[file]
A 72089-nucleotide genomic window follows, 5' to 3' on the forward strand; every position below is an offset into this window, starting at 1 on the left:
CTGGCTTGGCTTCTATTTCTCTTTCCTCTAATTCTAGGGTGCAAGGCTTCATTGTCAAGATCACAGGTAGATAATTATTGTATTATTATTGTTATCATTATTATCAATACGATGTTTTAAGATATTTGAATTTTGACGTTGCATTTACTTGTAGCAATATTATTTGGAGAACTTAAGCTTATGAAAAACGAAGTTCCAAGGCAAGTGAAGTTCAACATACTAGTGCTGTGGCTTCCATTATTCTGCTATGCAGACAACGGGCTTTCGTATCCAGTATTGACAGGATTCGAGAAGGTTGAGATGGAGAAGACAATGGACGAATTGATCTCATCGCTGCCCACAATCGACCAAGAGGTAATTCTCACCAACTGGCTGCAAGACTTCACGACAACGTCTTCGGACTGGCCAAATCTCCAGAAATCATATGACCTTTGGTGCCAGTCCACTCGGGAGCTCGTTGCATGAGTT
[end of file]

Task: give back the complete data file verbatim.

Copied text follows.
A 72089-nucleotide genomic window follows, 5' to 3' on the forward strand; every position below is an offset into this window, starting at 1 on the left:
CTGGCTTGGCTTCTATTTCTCTTTCCTCTAATTCTAGGGTGCAAGGCTTCATTGTCAAGATCACAGGTAGATAATTATTGTATTATTATTGTTATCATTATTATCAATACGATGTTTTAAGATATTTGAATTTTGACGTTGCATTTACTTGTAGCAATATTATTTGGAGAACTTAAGCTTATGAAAAACGAAGTTCCAAGGCAAGTGAAGTTCAACATACTAGTGCTGTGGCTTCCATTATTCTGCTATGCAGACAACGGGCTTTCGTATCCAGTATTGACAGGATTCGAGAAGGTTGAGATGGAGAAGACAATGGACGAATTGATCTCATCGCTGCCCACAATCGACCAAGAGGTAATTCTCACCAACTGGCTGCAAGACTTCACGACAACGTCTTCGGACTGGCCAAATCTCCAGAAATCATATGACCTTTGGTGCCAGTCCACTCGGGAGCTCGTTGCATGAGTT